Update for Dec. 13: SpaceX will delay the launch until an undisclosed date "to perform additional system checkouts," the company posted on X (formerly Twitter). Keep watching Space.com for updates.
The U.S. Space Force's mysterious X-37B space plane is just about ready to take flight for the seventh time.
The space plane is scheduled to lift off atop a Falcon Heavy rocket from NASA's Kennedy Space Center in Florida during a window that opens at 8:13 p.m. EST (0113 GMT on Dec. 14). If SpaceX webcasts the launch as expected, you'll be able to watch the action live here at Space.com.
The launch was delayed from past opportunities on Sunday (Dec. 10) due to weather, and Monday (Dec. 11) due to a ground issue. The new launch window was announced Tuesday (Dec. 12) by Space Force.
The Space Force is believed to possess two X-37B vehicles, both of which were built by Boeing. The space planes look a lot like NASA's old space shuttle orbiters, but they're much smaller; both X-37Bs could fit inside the payload bay of a single space shuttle.
The two X-37Bs have flown a total of six missions to date, each one longer and more ambitious than the last. The most recent one, known as OTV-6 (Orbital Test Vehicle-6), touched down in November 2022 after circling Earth for 908 days.
It's unclear how long the coming flight, OTV-7, will last; the Space Force releases few details about X-37B missions, as most of their payloads are classified. Some of this gear is likely to be novel reconnaissance instruments; military officials have long said that the X-37B is used primarily as a testbed for new technologies.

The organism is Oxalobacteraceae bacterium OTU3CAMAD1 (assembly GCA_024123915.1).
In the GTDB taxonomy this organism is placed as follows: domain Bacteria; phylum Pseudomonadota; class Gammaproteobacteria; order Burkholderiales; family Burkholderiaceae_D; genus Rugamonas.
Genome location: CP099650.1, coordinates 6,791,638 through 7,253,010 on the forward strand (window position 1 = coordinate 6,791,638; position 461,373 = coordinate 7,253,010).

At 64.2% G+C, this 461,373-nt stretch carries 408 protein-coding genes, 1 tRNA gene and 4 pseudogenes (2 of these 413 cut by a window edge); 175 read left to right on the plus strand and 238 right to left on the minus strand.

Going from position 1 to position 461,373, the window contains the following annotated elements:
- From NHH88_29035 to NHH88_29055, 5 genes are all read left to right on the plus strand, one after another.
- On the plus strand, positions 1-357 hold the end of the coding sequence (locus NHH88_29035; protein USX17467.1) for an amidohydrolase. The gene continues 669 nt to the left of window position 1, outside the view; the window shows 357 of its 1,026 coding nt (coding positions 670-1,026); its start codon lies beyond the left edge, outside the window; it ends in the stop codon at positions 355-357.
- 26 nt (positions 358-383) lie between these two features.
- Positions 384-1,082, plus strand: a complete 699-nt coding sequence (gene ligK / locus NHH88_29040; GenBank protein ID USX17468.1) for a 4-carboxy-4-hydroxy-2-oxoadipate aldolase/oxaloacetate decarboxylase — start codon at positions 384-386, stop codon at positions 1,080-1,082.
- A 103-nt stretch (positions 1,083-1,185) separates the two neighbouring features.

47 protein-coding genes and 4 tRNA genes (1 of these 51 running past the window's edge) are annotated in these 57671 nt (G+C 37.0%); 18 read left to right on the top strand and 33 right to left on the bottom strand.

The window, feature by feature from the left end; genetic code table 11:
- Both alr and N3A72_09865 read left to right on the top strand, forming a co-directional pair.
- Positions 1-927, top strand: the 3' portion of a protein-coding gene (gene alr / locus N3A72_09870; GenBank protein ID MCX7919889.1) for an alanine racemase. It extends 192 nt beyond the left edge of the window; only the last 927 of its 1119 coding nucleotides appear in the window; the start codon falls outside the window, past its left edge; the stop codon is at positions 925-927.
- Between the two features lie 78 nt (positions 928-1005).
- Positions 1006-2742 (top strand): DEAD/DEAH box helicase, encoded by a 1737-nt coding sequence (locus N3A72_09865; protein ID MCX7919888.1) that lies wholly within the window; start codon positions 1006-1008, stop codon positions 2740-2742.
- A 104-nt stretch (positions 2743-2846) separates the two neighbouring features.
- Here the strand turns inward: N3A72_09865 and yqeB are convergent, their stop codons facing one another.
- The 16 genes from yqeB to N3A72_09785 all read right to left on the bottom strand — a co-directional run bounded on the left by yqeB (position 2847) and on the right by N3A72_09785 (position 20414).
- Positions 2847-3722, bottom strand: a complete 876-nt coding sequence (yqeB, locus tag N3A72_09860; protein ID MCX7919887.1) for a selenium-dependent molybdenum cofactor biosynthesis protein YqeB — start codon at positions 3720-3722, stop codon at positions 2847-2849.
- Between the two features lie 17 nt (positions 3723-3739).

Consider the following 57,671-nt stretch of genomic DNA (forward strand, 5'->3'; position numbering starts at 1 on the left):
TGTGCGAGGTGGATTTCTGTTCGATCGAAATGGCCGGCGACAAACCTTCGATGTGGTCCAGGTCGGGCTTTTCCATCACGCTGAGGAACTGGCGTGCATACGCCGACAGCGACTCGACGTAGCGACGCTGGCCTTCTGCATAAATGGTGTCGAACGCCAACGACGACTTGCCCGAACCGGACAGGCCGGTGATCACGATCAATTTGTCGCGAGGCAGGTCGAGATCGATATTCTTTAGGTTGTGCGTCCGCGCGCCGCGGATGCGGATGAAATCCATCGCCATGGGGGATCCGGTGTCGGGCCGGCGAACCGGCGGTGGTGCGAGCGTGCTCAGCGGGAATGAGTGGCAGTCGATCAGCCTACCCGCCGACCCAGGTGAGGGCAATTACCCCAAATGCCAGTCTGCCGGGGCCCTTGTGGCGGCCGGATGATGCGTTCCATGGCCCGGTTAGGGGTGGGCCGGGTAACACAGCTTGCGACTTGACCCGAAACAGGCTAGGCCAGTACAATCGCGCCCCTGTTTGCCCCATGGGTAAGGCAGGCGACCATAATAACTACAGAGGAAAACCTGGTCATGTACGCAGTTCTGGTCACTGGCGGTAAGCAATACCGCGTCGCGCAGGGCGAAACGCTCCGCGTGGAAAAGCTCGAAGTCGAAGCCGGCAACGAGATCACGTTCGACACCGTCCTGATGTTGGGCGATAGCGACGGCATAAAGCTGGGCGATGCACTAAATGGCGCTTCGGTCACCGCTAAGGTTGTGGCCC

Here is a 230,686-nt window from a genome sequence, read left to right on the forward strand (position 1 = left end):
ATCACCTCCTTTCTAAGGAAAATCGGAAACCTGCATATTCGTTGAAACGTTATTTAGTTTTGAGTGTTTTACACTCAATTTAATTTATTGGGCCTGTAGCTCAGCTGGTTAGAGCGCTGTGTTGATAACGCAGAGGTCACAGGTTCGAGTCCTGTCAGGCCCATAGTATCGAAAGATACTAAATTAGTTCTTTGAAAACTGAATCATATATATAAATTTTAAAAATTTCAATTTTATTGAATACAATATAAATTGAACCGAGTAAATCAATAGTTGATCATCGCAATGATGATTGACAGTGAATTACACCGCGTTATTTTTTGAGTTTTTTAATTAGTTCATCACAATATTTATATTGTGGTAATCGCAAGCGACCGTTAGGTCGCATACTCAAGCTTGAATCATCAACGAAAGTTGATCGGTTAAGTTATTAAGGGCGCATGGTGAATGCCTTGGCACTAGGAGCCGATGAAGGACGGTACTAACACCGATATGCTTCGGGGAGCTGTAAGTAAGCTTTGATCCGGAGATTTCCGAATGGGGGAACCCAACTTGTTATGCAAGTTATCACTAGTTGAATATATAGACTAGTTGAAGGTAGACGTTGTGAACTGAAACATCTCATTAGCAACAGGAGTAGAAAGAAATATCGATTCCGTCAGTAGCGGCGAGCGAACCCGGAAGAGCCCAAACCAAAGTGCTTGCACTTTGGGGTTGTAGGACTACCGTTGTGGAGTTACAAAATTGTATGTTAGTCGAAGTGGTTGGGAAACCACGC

But the X-37B carries up some civilian research cargo as well. For example, one of the unclassified experiments going up on OTV-7 is Seeds-2, a NASA project that will test how seeds are affected by long-term exposure to space radiation.
This story was updated at 12:15 p.m. EDT Dec. 12 with the new launch window.
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Michael Wall is a Senior Space Writer with Space.com and joined the team in 2010. He primarily covers exoplanets, spaceflight and military space, but has been known to dabble in the space art beat. His book about the search for alien life, "Out There," was published on Nov. 13, 2018. Before becoming a science writer, Michael worked as a herpetologist and wildlife biologist. He has a Ph.D. in evolutionary biology from the University of Sydney, Australia, a bachelor's degree from the University of Arizona, and a graduate certificate in science writing from the University of California, Santa Cruz. To find out what his latest project is, you can follow Michael on Twitter.